I spent quite some time limiting the trash that gets into my public email-addys, and this kind of generic push mails would ruthlessly be considered just that. I have email subscription on my blog, but I suppose that means that people are sent info about the posts because they have chosen to receive that. The best way, imo, take it for what it’s worth because I have no experience in that sort of thing, is to market your book by being you. Marketing always seem to want to make a shallower, cleaner, non-messier version of writers. But if I’m interested in a writer, it’s because I’m interested in the person.

    I think John Scalszi and you keep a good balance. I think Scalczi’s and yours are better approaches than what is, in effect, spam emails.

    Like

    • acflory

      Thanks Colin. That was my gut reaction as well but I wasn’t sure whether that was just me disliking anything that felt like a ‘hard sell’ or just me being… old fashioned. πŸ˜‰

      Like

  • Christie Meierz

    On my Amazon author page, there is now a little link in the upper right hand area where you can sign up to be notified by Amazon when I publish something. To my mind, that’s better, since it’s entirely voluntary on the customer’s part.

    Like

  • lorddavidprosserDavid

    There’s only so much marketing you can do for any book if you want to leave time to write. To send such generic emails risks alienating those people who follow you by choice when their folders start to fill up with mail.I agree with Christie that people can follow by choice by signing up and twitter has the capacity to let people read your posts if they choose to. I’m on the NO side in this argument. xx Hugs xx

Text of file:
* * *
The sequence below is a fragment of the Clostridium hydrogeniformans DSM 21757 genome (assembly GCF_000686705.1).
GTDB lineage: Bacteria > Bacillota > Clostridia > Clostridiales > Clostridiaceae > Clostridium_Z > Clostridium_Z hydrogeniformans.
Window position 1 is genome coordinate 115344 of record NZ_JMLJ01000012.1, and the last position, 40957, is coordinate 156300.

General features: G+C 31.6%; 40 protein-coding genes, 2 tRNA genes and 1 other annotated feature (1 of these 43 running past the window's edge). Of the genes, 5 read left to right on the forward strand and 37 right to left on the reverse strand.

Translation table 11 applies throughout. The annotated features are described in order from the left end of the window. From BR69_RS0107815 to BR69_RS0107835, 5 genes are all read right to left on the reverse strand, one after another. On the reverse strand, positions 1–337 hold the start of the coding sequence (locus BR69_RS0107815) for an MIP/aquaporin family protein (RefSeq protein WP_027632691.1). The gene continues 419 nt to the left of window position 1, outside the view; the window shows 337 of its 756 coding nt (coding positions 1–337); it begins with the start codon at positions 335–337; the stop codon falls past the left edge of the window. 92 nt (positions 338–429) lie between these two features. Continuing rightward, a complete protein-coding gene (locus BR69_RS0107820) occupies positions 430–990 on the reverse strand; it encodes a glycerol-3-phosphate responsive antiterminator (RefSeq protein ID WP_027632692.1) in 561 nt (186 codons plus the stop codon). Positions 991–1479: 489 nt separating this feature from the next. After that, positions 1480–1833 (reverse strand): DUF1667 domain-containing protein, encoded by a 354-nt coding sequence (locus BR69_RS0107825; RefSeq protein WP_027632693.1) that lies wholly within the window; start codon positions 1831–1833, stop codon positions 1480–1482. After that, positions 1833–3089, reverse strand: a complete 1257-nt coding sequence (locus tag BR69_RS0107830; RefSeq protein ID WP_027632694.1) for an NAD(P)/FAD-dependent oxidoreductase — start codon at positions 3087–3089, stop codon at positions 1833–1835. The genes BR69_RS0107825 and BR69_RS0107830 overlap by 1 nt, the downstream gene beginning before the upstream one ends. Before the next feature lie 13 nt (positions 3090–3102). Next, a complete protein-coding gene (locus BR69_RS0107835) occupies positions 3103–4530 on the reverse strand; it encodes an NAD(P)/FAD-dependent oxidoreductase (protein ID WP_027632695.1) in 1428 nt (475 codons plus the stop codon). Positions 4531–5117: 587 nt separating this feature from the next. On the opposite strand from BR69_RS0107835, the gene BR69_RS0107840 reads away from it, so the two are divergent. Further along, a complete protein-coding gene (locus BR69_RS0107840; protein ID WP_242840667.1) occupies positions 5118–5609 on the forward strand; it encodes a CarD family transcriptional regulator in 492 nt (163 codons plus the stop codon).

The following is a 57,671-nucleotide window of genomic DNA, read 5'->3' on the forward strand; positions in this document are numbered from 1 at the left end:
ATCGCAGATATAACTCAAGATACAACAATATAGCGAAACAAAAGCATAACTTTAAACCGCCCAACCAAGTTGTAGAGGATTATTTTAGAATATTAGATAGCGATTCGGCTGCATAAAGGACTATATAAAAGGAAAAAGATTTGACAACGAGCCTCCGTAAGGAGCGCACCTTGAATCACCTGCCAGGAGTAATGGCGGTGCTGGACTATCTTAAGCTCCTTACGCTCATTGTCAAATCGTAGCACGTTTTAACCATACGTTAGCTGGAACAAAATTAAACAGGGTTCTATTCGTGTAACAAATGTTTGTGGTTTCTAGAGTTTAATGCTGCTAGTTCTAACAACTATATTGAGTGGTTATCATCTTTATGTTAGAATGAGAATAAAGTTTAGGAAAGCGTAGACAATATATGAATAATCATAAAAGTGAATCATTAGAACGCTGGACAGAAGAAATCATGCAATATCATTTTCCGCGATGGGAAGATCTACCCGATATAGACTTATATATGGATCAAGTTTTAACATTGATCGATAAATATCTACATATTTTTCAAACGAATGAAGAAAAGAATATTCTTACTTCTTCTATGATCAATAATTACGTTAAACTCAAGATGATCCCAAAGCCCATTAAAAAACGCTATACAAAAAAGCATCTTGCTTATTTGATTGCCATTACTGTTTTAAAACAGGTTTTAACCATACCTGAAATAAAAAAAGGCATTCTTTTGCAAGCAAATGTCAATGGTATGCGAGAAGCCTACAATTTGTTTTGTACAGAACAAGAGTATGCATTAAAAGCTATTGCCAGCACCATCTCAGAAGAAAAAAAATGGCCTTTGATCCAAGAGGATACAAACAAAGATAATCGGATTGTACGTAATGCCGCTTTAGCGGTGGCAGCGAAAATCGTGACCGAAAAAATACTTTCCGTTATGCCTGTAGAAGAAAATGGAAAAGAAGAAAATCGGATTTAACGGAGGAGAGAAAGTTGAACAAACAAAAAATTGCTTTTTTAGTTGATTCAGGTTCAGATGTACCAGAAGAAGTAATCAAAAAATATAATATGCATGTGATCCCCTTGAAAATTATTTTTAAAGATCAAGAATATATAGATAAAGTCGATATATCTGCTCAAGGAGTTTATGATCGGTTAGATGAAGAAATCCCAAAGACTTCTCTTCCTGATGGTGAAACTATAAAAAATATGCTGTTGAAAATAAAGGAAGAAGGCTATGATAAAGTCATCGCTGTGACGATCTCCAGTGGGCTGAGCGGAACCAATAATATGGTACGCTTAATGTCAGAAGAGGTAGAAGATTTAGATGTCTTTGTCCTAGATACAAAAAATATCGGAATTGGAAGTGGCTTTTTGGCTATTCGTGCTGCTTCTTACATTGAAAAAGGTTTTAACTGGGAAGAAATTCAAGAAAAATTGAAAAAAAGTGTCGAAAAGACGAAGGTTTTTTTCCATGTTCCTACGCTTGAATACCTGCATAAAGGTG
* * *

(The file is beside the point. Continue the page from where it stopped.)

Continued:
Like

    • acflory

      Thanks David. πŸ™‚ Knowing how many emails your receive every day I couldn’t possibly add to your woes! I guess this is a case of treating others as you would have them treat you – and that clearly means no generic emails!

      Like

  • anneb54

    I’m on the ‘no’ side too. I have vaguely thought about it for my art. My main reason for not using it is — THERE IS ENOUGH TO DO!! I don’t want to get my head around another system/process etc. As well, it adds another layer of complication re privacy/security of the email addresses etc.

    But I guess the question before ‘Newsletter yes/no’ is how successful is your marketing at the moment? Do you feel that what you are doing is enough? Remember though, newsletters may not be the way to go even if the answer is ‘no’.

    Like

    • acflory

      Hmmm…. I feel as if I should be doing more in the way of marketing but… bottom line is I can only really do the things I’m comfortable with. I guess my philosophy on marketing is like my philosophy on food. I cook the tastiest, healthiest food I can. I put it all on the table and invite people to lunch. But I can’t and won’t force feed them!

      Like

  • metan

    Generic emails might be good for marketing but They go to people who already know about you! I think I would find them annoying.
    Go with your gut instinct I say! πŸ˜€

    Like

  • Kathryn Chastain Treat

    I read this article as well. I am on the fence. I sent an email to people I know recently with an update on how the book was coming. I do have an email contact list specifically for “the book”. I have also had some ask me to put them on an email list to notify them when the book is out.

    I have some contacts that I only have email addresses for and they will get an email when the book comes out and those that have an address will get a postcard.

    I feel that if I have a webpage (should be up in the next couple of weeks), a blog page, a facebook page (also up very soon) and maybe Twitter, then an email list is more than I can do.

    I think Lord David Prosser is right. There is only so much time you can devote to marketing if you want to do other writing or have some life outside of your writing.